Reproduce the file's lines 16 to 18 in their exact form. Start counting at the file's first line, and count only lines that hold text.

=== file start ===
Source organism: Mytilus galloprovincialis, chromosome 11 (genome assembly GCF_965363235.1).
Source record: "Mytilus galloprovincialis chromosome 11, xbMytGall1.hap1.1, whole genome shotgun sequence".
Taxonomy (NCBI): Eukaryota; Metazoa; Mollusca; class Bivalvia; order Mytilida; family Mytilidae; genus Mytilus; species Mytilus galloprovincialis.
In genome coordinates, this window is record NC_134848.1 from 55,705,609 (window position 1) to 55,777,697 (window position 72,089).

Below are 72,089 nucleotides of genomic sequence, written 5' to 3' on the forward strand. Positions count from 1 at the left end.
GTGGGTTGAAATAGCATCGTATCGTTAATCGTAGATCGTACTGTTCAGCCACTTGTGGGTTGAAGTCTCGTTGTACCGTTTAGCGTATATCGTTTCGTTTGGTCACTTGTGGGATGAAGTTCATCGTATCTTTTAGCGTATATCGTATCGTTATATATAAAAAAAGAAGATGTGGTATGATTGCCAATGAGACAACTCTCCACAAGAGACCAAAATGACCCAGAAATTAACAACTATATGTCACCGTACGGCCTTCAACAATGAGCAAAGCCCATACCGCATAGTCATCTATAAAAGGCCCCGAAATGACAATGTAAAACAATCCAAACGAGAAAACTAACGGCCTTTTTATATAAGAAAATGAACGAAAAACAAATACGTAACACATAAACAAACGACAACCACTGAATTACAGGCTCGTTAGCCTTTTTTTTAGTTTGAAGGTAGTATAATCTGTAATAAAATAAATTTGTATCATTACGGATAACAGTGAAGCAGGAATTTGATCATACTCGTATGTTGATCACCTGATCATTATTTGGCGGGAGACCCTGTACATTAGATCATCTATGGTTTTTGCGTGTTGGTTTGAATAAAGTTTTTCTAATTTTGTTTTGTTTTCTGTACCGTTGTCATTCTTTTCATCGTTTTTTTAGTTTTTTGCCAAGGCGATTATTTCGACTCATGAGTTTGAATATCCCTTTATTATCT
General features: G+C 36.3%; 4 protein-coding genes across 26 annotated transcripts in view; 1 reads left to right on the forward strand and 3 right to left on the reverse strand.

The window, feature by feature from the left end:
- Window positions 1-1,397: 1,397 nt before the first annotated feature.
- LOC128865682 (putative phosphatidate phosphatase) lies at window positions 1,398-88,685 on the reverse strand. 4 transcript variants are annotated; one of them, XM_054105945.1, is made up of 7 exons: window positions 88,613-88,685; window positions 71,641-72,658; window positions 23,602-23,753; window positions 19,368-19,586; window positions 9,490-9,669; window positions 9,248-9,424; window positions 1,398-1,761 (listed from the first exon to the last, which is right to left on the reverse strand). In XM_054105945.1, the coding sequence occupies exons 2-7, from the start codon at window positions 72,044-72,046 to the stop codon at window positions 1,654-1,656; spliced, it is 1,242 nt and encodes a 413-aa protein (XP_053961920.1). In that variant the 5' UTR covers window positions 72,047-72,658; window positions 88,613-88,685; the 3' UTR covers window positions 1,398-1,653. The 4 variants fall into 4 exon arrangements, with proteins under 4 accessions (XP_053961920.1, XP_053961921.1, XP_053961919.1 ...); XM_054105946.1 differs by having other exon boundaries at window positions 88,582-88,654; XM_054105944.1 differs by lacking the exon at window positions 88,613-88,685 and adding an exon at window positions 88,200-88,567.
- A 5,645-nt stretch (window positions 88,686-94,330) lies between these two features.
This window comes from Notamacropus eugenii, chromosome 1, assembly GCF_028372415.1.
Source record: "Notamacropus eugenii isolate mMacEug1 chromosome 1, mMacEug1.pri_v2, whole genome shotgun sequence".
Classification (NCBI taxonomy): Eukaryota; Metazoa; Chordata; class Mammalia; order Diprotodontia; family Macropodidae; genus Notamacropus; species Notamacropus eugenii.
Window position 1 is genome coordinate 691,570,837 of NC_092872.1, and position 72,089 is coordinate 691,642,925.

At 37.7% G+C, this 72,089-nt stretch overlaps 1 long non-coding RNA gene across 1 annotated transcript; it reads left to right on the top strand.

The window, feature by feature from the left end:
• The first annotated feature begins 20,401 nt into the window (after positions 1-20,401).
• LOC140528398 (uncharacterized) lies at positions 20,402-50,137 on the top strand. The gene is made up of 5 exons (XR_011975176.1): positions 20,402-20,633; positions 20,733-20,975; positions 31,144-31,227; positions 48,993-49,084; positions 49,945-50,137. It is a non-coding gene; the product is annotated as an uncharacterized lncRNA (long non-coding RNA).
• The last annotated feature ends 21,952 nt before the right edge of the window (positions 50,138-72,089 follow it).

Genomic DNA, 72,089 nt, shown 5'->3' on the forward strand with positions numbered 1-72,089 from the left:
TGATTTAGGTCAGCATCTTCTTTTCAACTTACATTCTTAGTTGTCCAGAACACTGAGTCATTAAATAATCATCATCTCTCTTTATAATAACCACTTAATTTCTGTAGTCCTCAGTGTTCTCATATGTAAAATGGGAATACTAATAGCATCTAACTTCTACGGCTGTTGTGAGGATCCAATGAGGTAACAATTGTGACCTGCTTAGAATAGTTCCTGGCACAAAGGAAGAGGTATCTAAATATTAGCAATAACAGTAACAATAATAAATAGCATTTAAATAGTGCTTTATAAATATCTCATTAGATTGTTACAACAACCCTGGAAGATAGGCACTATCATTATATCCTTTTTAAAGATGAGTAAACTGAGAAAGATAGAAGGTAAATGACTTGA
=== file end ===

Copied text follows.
At 37.7% G+C, this 72,089-nt stretch overlaps 1 long non-coding RNA gene across 1 annotated transcript; it reads left to right on the top strand.

The window, feature by feature from the left end:
• The first annotated feature begins 20,401 nt into the window (after positions 1-20,401).